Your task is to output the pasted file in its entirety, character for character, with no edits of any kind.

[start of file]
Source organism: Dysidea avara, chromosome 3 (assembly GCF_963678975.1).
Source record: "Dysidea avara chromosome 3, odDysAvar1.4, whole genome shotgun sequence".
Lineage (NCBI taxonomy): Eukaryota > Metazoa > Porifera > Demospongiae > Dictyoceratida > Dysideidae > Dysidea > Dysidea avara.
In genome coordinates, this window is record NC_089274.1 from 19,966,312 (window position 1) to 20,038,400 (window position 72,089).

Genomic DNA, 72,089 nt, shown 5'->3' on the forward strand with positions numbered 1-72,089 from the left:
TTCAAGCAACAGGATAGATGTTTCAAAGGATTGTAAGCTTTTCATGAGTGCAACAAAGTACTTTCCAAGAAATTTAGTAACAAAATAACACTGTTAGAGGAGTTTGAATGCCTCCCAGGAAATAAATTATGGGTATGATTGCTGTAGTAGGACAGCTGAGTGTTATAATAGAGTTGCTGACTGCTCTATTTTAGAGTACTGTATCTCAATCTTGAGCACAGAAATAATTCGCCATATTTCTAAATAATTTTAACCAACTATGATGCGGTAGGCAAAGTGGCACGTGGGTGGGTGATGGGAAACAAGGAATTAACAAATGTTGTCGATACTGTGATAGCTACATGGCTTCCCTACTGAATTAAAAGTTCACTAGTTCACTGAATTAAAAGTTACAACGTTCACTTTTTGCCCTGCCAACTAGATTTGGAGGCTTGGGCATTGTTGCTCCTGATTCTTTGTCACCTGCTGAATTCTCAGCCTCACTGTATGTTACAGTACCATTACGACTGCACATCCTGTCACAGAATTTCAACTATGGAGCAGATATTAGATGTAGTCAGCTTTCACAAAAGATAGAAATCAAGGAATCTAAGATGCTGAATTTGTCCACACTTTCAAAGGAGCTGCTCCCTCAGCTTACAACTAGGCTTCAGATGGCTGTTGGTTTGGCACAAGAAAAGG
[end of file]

Source organism: Dysidea avara, chromosome 3 (assembly GCF_963678975.1).
Source record: "Dysidea avara chromosome 3, odDysAvar1.4, whole genome shotgun sequence".
Lineage (NCBI taxonomy): Eukaryota > Metazoa > Porifera > Demospongiae > Dictyoceratida > Dysideidae > Dysidea > Dysidea avara.
In genome coordinates, this window is record NC_089274.1 from 19,966,312 (window position 1) to 20,038,400 (window position 72,089).

Genomic DNA, 72,089 nt, shown 5'->3' on the forward strand with positions numbered 1-72,089 from the left:
TTCAAGCAACAGGATAGATGTTTCAAAGGATTGTAAGCTTTTCATGAGTGCAACAAAGTACTTTCCAAGAAATTTAGTAACAAAATAACACTGTTAGAGGAGTTTGAATGCCTCCCAGGAAATAAATTATGGGTATGATTGCTGTAGTAGGACAGCTGAGTGTTATAATAGAGTTGCTGACTGCTCTATTTTAGAGTACTGTATCTCAATCTTGAGCACAGAAATAATTCGCCATATTTCTAAATAATTTTAACCAACTATGATGCGGTAGGCAAAGTGGCACGTGGGTGGGTGATGGGAAACAAGGAATTAACAAATGTTGTCGATACTGTGATAGCTACATGGCTTCCCTACTGAATTAAAAGTTCACTAGTTCACTGAATTAAAAGTTACAACGTTCACTTTTTGCCCTGCCAACTAGATTTGGAGGCTTGGGCATTGTTGCTCCTGATTCTTTGTCACCTGCTGAATTCTCAGCCTCACTGTATGTTACAGTACCATTACGACTGCACATCCTGTCACAGAATTTCAACTATGGAGCAGATATTAGATGTAGTCAGCTTTCACAAAAGATAGAAATCAAGGAATCTAAGATGCTGAATTTGTCCACACTTTCAAAGGAGCTGCTCCCTCAGCTTACAACTAGGCTTCAGATGGCTGTTGGTTTGGCACAAGAAAAGG